How do we make products that sound human?

Many product teams, like ours, don’t have a dedicated UX writer/content designer. But, with a bit of a shift in mindset and by making use of the UX skills already on our team, we’ve been able to help our clients build apps that sound human. 

So, how do we translate what’s happening on the back end of our software to what’s needed on the other side of the screen so our users get real value out of our client’s products?

Sarah Winters, who literally wrote the book on Content Design, says this:

"Content design is a way of thinking. It's about using data and evidence to give the audience what they need, at the time they need it and in a way they expect."

Sarah Winters
Sarah Winters

Founder at Content Design London

Let’s look at that statement again in the context of UX skills:

  1. Data and evidence = research
  2. What the audience needs = user needs/Jobs-To-Be-Done
  3. When they need it = journey mapping
  4. In a way they expect = relatable language and familiar UI patterns

How to start sounding human without being a ‘good’ writer

Words shape and guide people’s experiences. This is why I have a rule when I’m doing user testing: No Lorem Ipsum. Placeholder copy makes the experience we’re testing less relatable for participants. This rule challenges our UX team to take a first stab at the words and treat them as design elements, not as “a thing I’m not good at.” 

How do we approach the words as non-writers? First, we consider the person using the product (including their emotional state) and then their context (e.g. sign-up). Once we understand what’s happening from a user and a technical perspective, we decide what sounds right (saying the words out loud really helps here), and then we revise it together.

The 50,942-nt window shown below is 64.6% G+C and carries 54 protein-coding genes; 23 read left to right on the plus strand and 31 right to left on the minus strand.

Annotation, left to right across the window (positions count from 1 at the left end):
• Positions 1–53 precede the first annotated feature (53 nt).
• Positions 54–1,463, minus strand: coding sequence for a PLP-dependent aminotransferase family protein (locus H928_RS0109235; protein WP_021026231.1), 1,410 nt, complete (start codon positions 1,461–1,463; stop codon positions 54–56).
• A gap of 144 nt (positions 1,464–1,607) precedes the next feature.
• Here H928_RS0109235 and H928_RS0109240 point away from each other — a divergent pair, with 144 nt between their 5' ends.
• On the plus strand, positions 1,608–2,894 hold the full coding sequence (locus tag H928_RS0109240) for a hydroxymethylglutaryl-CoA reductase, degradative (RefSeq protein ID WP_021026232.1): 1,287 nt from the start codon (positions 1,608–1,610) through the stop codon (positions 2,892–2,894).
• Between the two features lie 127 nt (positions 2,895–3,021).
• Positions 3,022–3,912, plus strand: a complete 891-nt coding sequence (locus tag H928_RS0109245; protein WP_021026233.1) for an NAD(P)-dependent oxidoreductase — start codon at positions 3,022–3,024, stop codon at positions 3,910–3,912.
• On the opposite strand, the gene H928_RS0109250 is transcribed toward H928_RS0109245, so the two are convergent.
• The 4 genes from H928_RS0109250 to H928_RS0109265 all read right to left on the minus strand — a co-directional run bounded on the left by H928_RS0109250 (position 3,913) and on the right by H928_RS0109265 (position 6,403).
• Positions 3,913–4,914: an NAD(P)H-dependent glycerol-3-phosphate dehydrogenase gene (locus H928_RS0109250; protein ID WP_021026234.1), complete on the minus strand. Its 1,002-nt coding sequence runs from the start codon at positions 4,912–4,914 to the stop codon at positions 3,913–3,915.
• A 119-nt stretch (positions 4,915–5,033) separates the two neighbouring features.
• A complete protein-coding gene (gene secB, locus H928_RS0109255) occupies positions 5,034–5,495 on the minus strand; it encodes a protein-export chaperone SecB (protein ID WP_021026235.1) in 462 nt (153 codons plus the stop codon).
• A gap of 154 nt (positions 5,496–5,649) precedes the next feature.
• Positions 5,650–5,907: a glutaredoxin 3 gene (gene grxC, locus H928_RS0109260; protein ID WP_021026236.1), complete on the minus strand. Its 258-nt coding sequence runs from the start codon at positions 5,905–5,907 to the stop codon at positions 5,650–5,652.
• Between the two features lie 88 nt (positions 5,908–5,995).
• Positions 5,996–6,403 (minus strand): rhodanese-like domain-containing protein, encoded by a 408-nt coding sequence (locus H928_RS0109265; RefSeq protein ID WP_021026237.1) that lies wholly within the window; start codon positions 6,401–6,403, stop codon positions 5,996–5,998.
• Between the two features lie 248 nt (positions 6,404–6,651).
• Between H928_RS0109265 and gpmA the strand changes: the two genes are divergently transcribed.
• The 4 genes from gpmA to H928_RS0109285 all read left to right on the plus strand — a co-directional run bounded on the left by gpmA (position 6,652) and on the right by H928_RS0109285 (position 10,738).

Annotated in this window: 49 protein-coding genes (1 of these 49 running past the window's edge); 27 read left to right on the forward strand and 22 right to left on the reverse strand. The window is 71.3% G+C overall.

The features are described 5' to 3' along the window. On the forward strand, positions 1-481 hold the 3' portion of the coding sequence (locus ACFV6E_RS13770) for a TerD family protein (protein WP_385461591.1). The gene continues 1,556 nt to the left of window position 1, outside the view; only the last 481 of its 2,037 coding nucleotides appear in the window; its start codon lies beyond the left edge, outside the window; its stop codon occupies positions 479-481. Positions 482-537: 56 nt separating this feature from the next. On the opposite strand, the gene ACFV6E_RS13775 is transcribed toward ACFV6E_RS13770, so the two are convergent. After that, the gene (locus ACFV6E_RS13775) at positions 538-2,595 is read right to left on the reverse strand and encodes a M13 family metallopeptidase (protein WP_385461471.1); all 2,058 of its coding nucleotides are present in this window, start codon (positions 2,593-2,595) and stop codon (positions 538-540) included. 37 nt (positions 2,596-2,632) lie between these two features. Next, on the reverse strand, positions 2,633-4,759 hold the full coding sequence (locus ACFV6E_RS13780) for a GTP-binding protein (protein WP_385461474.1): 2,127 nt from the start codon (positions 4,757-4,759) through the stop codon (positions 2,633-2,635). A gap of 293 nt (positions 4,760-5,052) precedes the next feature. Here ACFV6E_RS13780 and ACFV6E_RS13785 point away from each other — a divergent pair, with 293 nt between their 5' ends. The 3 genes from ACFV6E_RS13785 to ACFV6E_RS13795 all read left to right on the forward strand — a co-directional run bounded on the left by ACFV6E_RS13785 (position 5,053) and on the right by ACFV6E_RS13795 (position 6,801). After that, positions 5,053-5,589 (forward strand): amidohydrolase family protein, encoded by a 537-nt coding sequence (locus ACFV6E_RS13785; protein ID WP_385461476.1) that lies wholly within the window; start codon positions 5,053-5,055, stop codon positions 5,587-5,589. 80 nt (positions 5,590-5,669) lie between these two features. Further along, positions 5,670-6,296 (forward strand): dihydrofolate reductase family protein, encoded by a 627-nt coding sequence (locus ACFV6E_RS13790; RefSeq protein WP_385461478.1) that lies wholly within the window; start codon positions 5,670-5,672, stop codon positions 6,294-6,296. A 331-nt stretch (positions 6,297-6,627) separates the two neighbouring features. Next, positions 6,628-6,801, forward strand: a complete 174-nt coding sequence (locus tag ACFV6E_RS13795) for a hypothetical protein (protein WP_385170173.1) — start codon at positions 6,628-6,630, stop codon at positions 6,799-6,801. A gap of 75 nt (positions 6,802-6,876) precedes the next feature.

We try to keep these 3 best practices from How Words Can Make Your Product Stand Out in mind when we’re writing copy:

  1. Be clear (i.e. make it about the human problem, not the software problem)
    1. Use language that your audience can relate to
    2. Remove technical jargon
    3. Put the action in the context of the user 
  2. Be concise (i.e. be economical with words, don’t just aim for less)
    1. Ensure each word has a distinct job (people don’t read every word on the screen, they scan)
    2. Tailor visual elements to the messaging (and not the other way around)
    3. Keep the most important text upfront (and ruthlessly edit whatever comes after it)
  3. Be helpful (i.e. get people to where they want to go)
    1. Don’t be vague. Use the exact words (you’re not writing to be clever, you’re writing to make it easy for them)
    2. Write in the active voice
    3. Provide information that lets the user know what will happen next

Let’s apply these principles together

Let me demonstrate these principles in practice with an error message as an example.

This message doesn’t specify the cause of the error or what the user can do to resolve it. It’s also all about the computer problem. Let’s see what we can do to make it more human and clear …

By providing specific and actionable information, the user is more likely to understand what went wrong and what they can do to resolve the issue.

But now it’s a bit wordy and hard to scan. Let’s try to make it more concise…

It’s shorter, but now it doesn’t direct the next action. Since we’re putting the responsibility on the user to figure out how to resolve this issue, we need a useful call to action …

Now we’re giving the user specific, actionable steps. And, we’ve realised that we should give the user a solution if ‘Try again’ doesn’t work. Paying attention to the words and who they’re for can uncover some of the basic functions your product needs to offer.

It’s important to note that these 3 principles often compete with each other. When we made our message clearer, it wasn’t scannable. When we made it concise, it wasn’t that useful and came at the expense of some clarity. When we made it useful, it became longer again (and uncovered the need for a whole new feature).

The takeaway

Good UX writing is not an exact science, and there’s no correct answer. It is a collaborative and iterative process. The goal is to provide clear, concise, and helpful information that supports the user’s needs in the most accessible and effective way. And no, you don’t have to be a ‘good’ writer if you understand your users really well.

Planning to build an app? 

Try our free software development calculator to maximise your ROI.

Request for Access to Information

The following forms are available to download with regards to request for access to information: